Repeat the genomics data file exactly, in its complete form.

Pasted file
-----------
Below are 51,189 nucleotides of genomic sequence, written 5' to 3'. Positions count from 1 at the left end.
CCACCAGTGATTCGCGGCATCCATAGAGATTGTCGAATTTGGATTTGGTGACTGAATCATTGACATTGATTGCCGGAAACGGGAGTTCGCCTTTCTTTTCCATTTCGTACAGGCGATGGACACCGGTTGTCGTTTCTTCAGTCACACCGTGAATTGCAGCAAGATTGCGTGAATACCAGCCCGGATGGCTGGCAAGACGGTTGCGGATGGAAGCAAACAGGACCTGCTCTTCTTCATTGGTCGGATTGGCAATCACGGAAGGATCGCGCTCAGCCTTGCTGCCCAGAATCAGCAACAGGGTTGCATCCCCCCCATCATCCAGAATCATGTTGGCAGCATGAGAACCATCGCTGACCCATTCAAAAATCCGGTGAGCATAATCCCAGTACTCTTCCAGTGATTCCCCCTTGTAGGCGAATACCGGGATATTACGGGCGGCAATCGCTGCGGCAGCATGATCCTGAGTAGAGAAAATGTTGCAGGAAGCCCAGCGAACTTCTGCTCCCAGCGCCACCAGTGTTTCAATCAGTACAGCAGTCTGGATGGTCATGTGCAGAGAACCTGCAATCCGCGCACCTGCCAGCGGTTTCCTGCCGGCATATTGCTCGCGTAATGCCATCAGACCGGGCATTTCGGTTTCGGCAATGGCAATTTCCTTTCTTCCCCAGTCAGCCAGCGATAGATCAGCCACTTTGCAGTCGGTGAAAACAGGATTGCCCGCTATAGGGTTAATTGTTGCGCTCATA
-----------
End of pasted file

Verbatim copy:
Below are 51,189 nucleotides of genomic sequence, written 5' to 3'. Positions count from 1 at the left end.
CCACCAGTGATTCGCGGCATCCATAGAGATTGTCGAATTTGGATTTGGTGACTGAATCATTGACATTGATTGCCGGAAACGGGAGTTCGCCTTTCTTTTCCATTTCGTACAGGCGATGGACACCGGTTGTCGTTTCTTCAGTCACACCGTGAATTGCAGCAAGATTGCGTGAATACCAGCCCGGATGGCTGGCAAGACGGTTGCGGATGGAAGCAAACAGGACCTGCTCTTCTTCATTGGTCGGATTGGCAATCACGGAAGGATCGCGCTCAGCCTTGCTGCCCAGAATCAGCAACAGGGTTGCATCCCCCCCATCATCCAGAATCATGTTGGCAGCATGAGAACCATCGCTGACCCATTCAAAAATCCGGTGAGCATAATCCCAGTACTCTTCCAGTGATTCCCCCTTGTAGGCGAATACCGGGATATTACGGGCGGCAATCGCTGCGGCAGCATGATCCTGAGTAGAGAAAATGTTGCAGGAAGCCCAGCGAACTTCTGCTCCCAGCGCCACCAGTGTTTCAATCAGTACAGCAGTCTGGATGGTCATGTGCAGAGAACCTGCAATCCGCGCACCTGCCAGCGGTTTCCTGCCGGCATATTGCTCGCGTAATGCCATCAGACCGGGCATTTCGGTTTCGGCAATGGCAATTTCCTTTCTTCCCCAGTCAGCCAGCGATAGATCAGCCACTTTGCAGTCGGTGAAAACAGGATTGCCCGCTATAGGGTTAATTGTTGCGCTCATA